This past summer, the former president of the United States, Mr. Obama, addressed this House and emphasized the truth of this. He quoted the late prime minister Pierre Trudeau when he said, “A country, after all, is not something you build as the pharaohs built the pyramids, and then leave standing to defy eternity. A country is something that is built every day”.
If we are to keep building Canada as a monument to the world, we must take these words to heart.
To conclude, I urge my fellow MPs to support Bill . The bill is a thorough and comprehensive piece of legislation. It would equip MPs with the resources they need to responsibly exercise their due diligence. I urge my colleagues to support the bill as a common-sense move to promote government accountability.
I welcome any questions from my colleagues.
Mr. Speaker, I am pleased to rise today to speak to Bill , an act to establish the national security and intelligence committee of parliamentarians and to make consequential amendments to certain acts, or, as I call it, another piece of bad legislation to cover for a campaign promise the Liberals made without really thinking it through.
There are some points I want to address in discussing this bill, as I mentioned: using bad legislation to cover for bad campaign promises, the problem with creating legislation that relies on putting blind trust in the government, a redundancy of some of the legislation, and what stakeholders are saying about the bill.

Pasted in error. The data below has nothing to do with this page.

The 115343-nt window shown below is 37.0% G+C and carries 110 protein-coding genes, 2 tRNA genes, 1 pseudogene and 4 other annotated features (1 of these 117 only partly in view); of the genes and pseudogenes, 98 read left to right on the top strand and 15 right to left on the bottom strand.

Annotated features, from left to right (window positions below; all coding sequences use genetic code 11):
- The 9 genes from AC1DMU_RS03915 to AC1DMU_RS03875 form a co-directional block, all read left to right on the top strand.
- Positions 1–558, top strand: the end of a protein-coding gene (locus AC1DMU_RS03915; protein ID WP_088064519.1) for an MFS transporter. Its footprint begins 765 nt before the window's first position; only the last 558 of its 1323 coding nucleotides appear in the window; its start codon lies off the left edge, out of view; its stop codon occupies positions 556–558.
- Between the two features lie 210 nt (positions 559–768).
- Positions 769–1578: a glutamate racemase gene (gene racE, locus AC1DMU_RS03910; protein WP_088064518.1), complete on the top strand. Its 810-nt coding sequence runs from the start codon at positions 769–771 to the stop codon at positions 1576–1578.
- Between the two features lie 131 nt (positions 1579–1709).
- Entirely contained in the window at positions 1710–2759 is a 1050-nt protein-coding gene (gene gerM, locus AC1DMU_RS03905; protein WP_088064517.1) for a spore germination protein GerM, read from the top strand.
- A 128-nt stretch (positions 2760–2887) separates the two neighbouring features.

We start with a campaign talking point that turned out to be a poorly phrased policy platform: how to reconcile the 's support of Bill when he was a third party leader and his current compulsion to oppose everything the previous government did. My colleague from said it perfectly when he said, “the devil is not only in the details; the devil is in the fundamental misappropriation of the bill to promise something to the electorate and then not deliver.”
Today's legislation is just another in a string of poor attempts to cover up politically popular, but operationally difficult, campaign promises. This bill gives broad discretion over intelligence and national security discussions to the government, with “strong” oversight from the PMO, but not from Parliament. MPs are told to just trust the Liberals and they will figure it all out later. We know from their actions, though, they cannot be so easily trusted. They find ways to bend, break, and skirt the rules.
Therefore, we use the mechanisms within the House to hold the government to account and make sure that Canadians are aware of what the Liberal government is up to. Bill creates a committee with broad oversight, heavy Liberal influence, and public disclosure solely at the discretion of the PMO. It is a system designed to operate on blind trust in the government of the day, but we know that a strong and secure democratic system of government will ensure our security and liberty no matter who is in charge. Bill C-22, demanding that Canadians blindly trust the Liberals, does not accomplish this.